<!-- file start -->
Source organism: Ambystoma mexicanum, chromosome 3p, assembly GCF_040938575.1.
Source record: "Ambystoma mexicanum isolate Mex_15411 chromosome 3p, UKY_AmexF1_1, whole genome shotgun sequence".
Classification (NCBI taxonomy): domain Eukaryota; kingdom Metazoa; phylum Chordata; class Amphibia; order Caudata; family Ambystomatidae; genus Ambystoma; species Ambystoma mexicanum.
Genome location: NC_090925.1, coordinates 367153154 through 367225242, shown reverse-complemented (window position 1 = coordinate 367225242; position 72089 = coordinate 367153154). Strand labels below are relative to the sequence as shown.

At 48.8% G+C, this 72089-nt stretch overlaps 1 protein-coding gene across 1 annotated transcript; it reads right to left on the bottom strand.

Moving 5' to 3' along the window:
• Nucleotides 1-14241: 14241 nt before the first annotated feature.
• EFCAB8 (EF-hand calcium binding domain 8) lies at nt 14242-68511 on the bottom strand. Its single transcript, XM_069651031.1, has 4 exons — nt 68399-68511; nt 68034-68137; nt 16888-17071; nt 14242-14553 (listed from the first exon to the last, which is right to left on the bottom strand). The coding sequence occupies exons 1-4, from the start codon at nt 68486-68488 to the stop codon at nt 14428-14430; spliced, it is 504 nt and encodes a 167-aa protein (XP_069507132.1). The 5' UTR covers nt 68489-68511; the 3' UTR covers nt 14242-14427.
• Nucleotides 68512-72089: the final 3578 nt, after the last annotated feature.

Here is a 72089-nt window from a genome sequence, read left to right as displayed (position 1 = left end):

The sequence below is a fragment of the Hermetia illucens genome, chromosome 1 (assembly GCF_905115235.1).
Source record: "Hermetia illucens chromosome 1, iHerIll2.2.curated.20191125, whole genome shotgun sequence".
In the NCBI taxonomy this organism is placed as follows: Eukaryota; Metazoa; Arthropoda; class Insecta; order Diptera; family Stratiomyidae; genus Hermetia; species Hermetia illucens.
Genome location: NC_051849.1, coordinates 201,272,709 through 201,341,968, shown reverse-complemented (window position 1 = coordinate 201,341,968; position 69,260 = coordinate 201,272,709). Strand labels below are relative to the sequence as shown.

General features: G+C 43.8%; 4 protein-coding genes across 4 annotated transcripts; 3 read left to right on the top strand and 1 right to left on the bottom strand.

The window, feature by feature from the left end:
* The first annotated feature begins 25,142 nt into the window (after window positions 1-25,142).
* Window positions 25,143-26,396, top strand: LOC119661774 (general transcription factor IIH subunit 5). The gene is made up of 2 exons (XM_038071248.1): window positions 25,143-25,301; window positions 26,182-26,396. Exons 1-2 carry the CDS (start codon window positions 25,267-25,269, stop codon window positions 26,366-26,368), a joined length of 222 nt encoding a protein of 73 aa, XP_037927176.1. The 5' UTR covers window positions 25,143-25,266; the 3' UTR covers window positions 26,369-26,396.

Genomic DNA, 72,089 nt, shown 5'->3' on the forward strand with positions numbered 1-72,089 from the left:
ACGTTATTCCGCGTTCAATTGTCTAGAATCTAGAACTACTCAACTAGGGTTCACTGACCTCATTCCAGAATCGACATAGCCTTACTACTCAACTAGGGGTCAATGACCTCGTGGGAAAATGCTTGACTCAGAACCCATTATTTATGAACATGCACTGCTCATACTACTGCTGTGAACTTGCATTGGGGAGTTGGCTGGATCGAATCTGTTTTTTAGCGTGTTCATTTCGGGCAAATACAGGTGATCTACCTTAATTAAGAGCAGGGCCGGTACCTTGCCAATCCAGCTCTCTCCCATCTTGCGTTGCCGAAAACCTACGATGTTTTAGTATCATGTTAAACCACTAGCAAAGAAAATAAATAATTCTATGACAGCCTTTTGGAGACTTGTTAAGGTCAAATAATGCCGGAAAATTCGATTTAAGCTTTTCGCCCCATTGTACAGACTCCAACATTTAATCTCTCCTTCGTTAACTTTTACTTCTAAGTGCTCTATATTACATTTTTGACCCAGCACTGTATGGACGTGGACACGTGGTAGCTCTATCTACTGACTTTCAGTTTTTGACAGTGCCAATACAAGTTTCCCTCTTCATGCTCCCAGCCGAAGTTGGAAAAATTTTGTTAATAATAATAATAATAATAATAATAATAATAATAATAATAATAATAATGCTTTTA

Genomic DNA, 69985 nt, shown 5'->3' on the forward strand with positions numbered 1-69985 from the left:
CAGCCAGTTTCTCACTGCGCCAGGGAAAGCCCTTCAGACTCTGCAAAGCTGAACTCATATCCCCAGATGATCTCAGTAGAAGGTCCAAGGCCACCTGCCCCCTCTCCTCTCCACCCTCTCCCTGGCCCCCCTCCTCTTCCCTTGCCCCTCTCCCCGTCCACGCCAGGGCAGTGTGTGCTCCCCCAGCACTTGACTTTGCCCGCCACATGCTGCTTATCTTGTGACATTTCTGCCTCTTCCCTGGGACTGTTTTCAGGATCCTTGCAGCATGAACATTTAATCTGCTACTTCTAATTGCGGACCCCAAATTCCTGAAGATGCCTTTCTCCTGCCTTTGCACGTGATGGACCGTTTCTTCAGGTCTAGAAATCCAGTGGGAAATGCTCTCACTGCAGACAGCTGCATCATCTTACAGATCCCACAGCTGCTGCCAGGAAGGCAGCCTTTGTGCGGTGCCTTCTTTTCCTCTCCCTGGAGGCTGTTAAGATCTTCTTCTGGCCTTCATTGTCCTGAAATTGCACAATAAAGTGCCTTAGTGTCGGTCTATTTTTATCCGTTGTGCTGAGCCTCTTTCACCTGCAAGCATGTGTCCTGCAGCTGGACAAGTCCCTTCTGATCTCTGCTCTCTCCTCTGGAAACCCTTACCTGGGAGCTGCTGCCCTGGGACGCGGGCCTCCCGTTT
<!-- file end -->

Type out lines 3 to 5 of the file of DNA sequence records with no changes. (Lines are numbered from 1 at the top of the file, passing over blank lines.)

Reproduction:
Classification (NCBI taxonomy): domain Eukaryota; kingdom Metazoa; phylum Chordata; class Amphibia; order Caudata; family Ambystomatidae; genus Ambystoma; species Ambystoma mexicanum.
Genome location: NC_090925.1, coordinates 367153154 through 367225242, shown reverse-complemented (window position 1 = coordinate 367225242; position 72089 = coordinate 367153154). Strand labels below are relative to the sequence as shown.

At 48.8% G+C, this 72089-nt stretch overlaps 1 protein-coding gene across 1 annotated transcript; it reads right to left on the bottom strand.